I recently tossed away a freshly laundered, thirteen-year-old shirt. I had received it for completing an AIDS walk in Central Park, and over the years it’s become my favorite, well worn, and snuggly pajama shirt. I was kind of sad to see it go in all honesty, stains and all.
I’ve never been terribly attached to items in my life—if anything I like to purge every now and then because it feels really good to find the floor again and not have to weave through an obstacle course in my own apartment. This act of letting go is greater than the desire to hold on to old memories.
Bryan is different. He’s a self-professed collector of goods and he doesn’t mind clutter. So much so that a bike in the living room and a Storm Trooper on a chair don’t seem to faze him in the slightest (PS: I promise I’m not saying this to be spiteful; I just don’t think he notices in the way that I do).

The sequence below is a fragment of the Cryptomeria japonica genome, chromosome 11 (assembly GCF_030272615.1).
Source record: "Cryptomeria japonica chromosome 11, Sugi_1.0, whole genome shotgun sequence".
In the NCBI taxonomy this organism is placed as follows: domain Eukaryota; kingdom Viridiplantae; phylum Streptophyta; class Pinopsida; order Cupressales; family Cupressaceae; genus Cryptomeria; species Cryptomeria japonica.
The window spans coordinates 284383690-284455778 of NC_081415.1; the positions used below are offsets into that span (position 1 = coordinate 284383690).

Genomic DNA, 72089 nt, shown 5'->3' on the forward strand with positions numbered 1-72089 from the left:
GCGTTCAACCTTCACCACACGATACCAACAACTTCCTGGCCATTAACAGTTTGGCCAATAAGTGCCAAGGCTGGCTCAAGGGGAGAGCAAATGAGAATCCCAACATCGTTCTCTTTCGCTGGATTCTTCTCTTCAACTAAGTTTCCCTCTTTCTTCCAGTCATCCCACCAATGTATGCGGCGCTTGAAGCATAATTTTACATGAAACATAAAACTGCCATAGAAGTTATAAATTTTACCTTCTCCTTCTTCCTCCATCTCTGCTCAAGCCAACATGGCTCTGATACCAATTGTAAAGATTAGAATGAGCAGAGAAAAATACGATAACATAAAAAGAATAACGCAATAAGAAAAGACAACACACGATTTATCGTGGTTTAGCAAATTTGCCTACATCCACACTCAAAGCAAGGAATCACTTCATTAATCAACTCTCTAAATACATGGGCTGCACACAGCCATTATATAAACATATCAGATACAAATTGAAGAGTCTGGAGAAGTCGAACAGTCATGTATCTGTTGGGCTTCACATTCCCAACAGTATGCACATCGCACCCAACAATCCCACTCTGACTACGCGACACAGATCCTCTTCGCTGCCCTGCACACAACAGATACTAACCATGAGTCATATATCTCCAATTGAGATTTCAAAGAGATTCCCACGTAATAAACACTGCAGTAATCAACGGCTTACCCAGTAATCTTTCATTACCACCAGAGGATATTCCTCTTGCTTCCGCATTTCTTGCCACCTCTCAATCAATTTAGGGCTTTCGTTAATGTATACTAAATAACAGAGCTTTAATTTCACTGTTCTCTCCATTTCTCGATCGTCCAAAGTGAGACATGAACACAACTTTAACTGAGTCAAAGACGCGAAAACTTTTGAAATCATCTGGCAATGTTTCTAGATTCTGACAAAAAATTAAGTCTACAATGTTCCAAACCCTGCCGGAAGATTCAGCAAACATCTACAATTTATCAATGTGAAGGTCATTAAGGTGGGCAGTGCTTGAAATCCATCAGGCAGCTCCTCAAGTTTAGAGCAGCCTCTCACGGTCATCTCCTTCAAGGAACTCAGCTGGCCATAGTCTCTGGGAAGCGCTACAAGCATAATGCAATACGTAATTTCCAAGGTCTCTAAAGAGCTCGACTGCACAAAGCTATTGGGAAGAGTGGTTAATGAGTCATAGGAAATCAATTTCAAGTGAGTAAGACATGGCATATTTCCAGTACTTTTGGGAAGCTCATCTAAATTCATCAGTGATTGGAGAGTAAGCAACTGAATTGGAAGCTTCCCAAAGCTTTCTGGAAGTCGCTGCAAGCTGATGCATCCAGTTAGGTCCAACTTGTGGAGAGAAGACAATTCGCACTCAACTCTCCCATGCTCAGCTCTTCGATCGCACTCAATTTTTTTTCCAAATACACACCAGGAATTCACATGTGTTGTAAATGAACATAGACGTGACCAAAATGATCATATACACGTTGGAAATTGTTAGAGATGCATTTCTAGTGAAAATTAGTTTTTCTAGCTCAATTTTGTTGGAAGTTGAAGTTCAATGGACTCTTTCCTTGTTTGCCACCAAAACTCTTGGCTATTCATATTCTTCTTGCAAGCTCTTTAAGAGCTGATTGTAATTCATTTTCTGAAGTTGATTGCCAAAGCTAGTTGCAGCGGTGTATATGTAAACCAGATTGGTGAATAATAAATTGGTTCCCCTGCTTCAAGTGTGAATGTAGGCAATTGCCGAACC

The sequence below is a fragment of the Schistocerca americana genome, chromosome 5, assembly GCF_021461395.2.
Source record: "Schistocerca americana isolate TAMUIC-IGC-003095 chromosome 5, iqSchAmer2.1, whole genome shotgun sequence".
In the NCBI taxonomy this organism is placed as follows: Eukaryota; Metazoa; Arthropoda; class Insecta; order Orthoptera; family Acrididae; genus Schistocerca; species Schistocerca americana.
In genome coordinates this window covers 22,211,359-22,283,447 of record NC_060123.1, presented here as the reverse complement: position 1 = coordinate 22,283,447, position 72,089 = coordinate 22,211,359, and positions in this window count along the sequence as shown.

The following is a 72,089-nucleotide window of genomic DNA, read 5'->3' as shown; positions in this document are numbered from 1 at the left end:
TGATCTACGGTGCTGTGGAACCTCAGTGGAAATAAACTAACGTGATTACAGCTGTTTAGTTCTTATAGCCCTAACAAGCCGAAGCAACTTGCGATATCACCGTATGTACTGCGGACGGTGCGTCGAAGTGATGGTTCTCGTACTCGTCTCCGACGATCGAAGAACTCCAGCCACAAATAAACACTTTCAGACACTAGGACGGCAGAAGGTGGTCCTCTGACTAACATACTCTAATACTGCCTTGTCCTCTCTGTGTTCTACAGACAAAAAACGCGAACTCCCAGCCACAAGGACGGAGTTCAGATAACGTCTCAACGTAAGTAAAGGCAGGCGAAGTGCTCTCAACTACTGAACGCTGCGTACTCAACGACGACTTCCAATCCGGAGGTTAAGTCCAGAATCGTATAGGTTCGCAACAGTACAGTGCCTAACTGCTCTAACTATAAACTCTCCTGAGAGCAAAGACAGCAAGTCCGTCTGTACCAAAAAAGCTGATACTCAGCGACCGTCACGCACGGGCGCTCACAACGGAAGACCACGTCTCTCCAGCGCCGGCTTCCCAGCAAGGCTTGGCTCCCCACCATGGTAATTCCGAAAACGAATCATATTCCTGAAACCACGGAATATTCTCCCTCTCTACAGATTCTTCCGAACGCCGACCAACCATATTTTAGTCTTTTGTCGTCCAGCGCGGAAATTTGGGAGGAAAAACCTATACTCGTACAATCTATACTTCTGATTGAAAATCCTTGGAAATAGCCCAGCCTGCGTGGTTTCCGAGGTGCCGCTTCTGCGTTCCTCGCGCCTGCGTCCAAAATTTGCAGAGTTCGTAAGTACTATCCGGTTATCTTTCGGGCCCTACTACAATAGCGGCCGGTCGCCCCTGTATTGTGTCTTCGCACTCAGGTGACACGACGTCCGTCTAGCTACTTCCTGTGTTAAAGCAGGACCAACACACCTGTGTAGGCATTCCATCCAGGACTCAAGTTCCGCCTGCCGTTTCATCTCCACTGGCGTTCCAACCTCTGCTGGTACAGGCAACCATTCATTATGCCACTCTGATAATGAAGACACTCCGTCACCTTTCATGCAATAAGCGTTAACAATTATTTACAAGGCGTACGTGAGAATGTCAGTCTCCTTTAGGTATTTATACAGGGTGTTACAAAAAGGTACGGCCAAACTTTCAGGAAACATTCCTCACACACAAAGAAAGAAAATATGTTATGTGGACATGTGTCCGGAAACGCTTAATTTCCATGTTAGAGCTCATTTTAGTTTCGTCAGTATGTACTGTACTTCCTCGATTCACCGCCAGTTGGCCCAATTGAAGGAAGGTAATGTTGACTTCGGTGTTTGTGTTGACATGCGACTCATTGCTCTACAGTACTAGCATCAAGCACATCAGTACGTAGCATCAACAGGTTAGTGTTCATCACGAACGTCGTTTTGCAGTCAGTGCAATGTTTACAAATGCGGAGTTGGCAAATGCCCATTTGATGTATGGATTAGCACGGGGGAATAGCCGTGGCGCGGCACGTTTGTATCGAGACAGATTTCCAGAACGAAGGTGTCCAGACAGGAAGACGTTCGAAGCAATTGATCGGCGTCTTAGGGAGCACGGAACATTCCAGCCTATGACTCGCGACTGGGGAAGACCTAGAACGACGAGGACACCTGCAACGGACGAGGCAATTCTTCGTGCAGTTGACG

It dawned on me that the reason I am so hyperaware has a great deal to do with my childhood. My parents lived in a house filled with tchotchkes. While some may call their decorating style shabby chic and eclectic, all I could see was clutter and mess. On windowsills, on the bathroom vanity, and on every available surface in my parents house. STUFF. There were Christmas cards on mantels, boxes that had never been thrown away, and Halloween decorations that lived on the glass door of their entryway year-round. It drove me nuts and made me anxious about having company over.
All these years later, the need to keep a tidy home, even when the task seems insurmountable and when available storage is never enough, is a real concern. I have no problem tossing things I’m not attached to in a quest to achieve a minimalist lifestyle.
Do you form attachments to items in your home, or are you able to purge when the clutter becomes problematic?